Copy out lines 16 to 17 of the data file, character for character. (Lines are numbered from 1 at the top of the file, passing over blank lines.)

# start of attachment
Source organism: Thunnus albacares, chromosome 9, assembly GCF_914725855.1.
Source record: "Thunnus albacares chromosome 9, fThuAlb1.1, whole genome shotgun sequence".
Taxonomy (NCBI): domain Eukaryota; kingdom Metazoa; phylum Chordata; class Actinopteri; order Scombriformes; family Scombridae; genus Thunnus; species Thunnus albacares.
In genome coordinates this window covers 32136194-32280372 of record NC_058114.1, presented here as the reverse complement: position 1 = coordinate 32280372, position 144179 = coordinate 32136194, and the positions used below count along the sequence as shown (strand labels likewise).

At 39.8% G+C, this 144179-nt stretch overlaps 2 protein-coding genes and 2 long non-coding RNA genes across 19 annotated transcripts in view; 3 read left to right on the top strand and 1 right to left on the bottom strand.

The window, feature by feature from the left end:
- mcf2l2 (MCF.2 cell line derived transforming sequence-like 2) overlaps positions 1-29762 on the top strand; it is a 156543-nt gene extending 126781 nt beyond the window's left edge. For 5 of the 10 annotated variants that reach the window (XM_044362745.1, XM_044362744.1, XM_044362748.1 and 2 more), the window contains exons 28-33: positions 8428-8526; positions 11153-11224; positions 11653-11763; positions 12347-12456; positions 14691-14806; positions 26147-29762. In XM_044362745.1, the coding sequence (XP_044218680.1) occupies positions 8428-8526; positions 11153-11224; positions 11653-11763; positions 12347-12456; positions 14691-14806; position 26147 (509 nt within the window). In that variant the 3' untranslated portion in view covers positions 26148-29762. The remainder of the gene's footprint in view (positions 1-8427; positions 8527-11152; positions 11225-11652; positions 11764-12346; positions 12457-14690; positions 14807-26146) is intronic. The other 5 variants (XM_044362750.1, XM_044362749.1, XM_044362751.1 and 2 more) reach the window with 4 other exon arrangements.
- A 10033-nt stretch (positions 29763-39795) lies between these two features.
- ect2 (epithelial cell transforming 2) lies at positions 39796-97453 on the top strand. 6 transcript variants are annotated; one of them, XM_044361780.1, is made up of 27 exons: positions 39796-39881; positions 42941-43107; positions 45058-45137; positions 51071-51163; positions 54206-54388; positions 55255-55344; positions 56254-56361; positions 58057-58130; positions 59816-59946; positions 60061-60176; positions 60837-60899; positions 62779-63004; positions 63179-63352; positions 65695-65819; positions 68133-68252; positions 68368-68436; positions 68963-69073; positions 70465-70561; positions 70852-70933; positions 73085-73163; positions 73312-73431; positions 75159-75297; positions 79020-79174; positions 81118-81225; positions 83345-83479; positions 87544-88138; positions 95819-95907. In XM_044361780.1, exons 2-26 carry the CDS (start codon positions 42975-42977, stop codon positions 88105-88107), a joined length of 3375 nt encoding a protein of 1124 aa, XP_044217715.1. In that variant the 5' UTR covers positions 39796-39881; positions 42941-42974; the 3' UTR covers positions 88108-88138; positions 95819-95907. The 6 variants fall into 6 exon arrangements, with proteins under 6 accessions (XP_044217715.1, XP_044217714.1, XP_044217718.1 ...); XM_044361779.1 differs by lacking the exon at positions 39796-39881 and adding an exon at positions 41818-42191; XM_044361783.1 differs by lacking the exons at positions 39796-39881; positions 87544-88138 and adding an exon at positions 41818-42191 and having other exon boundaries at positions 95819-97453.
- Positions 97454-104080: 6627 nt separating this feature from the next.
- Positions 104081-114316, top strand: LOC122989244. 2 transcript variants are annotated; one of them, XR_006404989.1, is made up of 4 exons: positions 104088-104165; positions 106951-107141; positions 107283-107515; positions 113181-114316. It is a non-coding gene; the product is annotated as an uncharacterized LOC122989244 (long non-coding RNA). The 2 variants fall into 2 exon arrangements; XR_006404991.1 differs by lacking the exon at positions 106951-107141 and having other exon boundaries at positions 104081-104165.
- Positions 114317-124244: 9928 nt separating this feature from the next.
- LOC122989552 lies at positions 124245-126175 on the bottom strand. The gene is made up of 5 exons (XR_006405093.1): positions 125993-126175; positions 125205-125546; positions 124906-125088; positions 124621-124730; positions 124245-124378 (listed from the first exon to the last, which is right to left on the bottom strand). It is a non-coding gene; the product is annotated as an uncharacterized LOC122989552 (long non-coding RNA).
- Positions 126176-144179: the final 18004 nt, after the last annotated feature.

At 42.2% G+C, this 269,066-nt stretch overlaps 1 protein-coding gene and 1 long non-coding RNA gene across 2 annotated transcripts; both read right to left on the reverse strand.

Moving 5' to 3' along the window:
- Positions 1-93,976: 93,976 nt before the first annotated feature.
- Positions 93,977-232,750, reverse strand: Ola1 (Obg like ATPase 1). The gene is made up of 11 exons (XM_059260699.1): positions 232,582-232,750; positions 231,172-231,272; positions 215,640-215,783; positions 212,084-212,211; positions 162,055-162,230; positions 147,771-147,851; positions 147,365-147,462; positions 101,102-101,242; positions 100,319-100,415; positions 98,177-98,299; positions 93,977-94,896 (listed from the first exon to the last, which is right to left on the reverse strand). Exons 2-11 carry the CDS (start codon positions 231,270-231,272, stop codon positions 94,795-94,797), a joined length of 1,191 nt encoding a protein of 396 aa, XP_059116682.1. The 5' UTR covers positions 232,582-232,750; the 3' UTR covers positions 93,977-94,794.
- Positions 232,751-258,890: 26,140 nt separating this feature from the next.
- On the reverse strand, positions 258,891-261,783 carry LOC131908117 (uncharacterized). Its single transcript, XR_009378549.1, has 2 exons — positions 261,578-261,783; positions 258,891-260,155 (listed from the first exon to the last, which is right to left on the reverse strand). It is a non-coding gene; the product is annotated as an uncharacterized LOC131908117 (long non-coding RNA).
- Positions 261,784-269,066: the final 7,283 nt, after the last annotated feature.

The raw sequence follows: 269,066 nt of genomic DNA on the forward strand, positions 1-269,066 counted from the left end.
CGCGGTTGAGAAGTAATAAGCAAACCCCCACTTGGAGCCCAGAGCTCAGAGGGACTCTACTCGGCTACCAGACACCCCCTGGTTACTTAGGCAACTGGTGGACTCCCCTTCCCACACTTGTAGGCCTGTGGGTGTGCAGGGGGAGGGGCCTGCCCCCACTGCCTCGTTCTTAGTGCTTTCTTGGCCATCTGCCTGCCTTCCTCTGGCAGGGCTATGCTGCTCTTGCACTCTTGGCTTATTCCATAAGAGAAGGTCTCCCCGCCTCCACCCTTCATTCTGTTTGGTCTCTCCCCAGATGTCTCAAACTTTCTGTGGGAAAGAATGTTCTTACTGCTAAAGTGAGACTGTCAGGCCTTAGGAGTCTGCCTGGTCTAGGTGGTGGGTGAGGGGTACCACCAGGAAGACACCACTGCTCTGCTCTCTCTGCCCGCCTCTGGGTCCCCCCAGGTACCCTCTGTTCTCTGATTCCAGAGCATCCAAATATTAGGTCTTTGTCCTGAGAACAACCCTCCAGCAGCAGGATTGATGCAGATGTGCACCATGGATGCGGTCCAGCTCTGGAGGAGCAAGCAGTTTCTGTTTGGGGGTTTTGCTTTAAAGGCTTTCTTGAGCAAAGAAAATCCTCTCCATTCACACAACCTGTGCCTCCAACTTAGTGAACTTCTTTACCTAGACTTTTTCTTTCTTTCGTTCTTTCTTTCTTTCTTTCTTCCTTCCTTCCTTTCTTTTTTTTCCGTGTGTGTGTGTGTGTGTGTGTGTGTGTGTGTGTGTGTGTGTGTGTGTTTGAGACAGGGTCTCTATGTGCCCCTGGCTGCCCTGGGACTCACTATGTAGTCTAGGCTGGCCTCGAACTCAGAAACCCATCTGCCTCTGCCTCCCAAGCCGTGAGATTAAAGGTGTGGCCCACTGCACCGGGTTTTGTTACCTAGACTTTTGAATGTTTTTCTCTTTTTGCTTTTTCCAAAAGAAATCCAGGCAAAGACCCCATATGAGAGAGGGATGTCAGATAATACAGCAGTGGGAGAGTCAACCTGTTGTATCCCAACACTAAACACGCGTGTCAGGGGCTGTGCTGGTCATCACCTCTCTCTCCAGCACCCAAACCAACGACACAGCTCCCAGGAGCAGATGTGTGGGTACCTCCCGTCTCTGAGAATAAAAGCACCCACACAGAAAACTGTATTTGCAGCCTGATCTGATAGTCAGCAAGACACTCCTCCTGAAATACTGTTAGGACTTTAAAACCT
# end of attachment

Moving 5' to 3' along the window:
- Positions 1-93,976: 93,976 nt before the first annotated feature.